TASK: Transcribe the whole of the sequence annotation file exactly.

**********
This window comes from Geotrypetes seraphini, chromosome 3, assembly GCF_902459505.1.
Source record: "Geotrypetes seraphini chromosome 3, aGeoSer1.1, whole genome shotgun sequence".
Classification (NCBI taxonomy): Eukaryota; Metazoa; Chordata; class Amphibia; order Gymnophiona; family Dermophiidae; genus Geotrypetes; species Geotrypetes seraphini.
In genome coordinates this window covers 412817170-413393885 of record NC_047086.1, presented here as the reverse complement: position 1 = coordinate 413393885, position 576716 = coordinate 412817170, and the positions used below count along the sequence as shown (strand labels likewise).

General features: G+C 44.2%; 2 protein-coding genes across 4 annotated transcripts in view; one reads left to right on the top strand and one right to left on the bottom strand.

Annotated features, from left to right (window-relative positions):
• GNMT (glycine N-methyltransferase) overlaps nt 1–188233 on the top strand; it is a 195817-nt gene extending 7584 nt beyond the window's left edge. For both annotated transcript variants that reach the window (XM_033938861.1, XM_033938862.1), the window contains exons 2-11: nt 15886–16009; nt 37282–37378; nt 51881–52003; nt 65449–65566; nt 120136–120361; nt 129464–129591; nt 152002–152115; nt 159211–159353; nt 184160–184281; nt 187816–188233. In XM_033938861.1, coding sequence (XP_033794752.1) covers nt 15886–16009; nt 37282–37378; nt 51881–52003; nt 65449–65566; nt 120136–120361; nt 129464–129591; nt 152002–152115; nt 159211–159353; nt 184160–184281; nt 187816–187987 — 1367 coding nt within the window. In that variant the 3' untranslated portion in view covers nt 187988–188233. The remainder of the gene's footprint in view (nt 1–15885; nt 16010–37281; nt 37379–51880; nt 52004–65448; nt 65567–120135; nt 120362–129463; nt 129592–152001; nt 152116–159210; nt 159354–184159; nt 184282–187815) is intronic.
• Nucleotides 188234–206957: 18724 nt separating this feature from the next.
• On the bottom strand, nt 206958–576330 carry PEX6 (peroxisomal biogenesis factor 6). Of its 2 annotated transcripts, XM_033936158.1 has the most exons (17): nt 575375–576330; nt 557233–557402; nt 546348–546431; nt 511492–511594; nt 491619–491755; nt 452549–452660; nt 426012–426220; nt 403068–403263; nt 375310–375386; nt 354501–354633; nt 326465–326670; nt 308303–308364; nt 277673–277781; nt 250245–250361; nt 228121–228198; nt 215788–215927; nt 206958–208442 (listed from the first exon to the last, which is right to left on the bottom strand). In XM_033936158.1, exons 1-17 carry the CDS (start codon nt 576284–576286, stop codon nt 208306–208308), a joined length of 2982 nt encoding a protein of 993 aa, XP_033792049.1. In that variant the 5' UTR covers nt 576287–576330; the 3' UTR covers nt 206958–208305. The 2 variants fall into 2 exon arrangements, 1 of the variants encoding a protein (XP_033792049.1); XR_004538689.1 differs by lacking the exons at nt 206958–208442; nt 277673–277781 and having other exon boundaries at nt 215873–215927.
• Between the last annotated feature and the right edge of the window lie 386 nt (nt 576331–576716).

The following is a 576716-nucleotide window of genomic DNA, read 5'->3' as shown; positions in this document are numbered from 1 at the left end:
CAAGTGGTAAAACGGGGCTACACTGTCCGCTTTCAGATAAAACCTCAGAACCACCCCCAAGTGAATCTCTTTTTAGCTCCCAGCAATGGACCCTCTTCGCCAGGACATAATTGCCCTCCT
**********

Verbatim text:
This window comes from Geotrypetes seraphini, chromosome 3, assembly GCF_902459505.1.
Source record: "Geotrypetes seraphini chromosome 3, aGeoSer1.1, whole genome shotgun sequence".
Classification (NCBI taxonomy): Eukaryota; Metazoa; Chordata; class Amphibia; order Gymnophiona; family Dermophiidae; genus Geotrypetes; species Geotrypetes seraphini.
In genome coordinates this window covers 412817170-413393885 of record NC_047086.1, presented here as the reverse complement: position 1 = coordinate 413393885, position 576716 = coordinate 412817170, and the positions used below count along the sequence as shown (strand labels likewise).

General features: G+C 44.2%; 2 protein-coding genes across 4 annotated transcripts in view; one reads left to right on the top strand and one right to left on the bottom strand.

Annotated features, from left to right (window-relative positions):
• GNMT (glycine N-methyltransferase) overlaps nt 1–188233 on the top strand; it is a 195817-nt gene extending 7584 nt beyond the window's left edge. For both annotated transcript variants that reach the window (XM_033938861.1, XM_033938862.1), the window contains exons 2-11: nt 15886–16009; nt 37282–37378; nt 51881–52003; nt 65449–65566; nt 120136–120361; nt 129464–129591; nt 152002–152115; nt 159211–159353; nt 184160–184281; nt 187816–188233. In XM_033938861.1, coding sequence (XP_033794752.1) covers nt 15886–16009; nt 37282–37378; nt 51881–52003; nt 65449–65566; nt 120136–120361; nt 129464–129591; nt 152002–152115; nt 159211–159353; nt 184160–184281; nt 187816–187987 — 1367 coding nt within the window. In that variant the 3' untranslated portion in view covers nt 187988–188233. The remainder of the gene's footprint in view (nt 1–15885; nt 16010–37281; nt 37379–51880; nt 52004–65448; nt 65567–120135; nt 120362–129463; nt 129592–152001; nt 152116–159210; nt 159354–184159; nt 184282–187815) is intronic.
• Nucleotides 188234–206957: 18724 nt separating this feature from the next.
• On the bottom strand, nt 206958–576330 carry PEX6 (peroxisomal biogenesis factor 6). Of its 2 annotated transcripts, XM_033936158.1 has the most exons (17): nt 575375–576330; nt 557233–557402; nt 546348–546431; nt 511492–511594; nt 491619–491755; nt 452549–452660; nt 426012–426220; nt 403068–403263; nt 375310–375386; nt 354501–354633; nt 326465–326670; nt 308303–308364; nt 277673–277781; nt 250245–250361; nt 228121–228198; nt 215788–215927; nt 206958–208442 (listed from the first exon to the last, which is right to left on the bottom strand). In XM_033936158.1, exons 1-17 carry the CDS (start codon nt 576284–576286, stop codon nt 208306–208308), a joined length of 2982 nt encoding a protein of 993 aa, XP_033792049.1. In that variant the 5' UTR covers nt 576287–576330; the 3' UTR covers nt 206958–208305. The 2 variants fall into 2 exon arrangements, 1 of the variants encoding a protein (XP_033792049.1); XR_004538689.1 differs by lacking the exons at nt 206958–208442; nt 277673–277781 and having other exon boundaries at nt 215873–215927.
• Between the last annotated feature and the right edge of the window lie 386 nt (nt 576331–576716).

The following is a 576716-nucleotide window of genomic DNA, read 5'->3' as shown; positions in this document are numbered from 1 at the left end:
CAAGTGGTAAAACGGGGCTACACTGTCCGCTTTCAGATAAAACCTCAGAACCACCCCCAAGTGAATCTCTTTTTAGCTCCCAGCAATGGACCCTCTTCGCCAGGACATAATTGCCCTCCT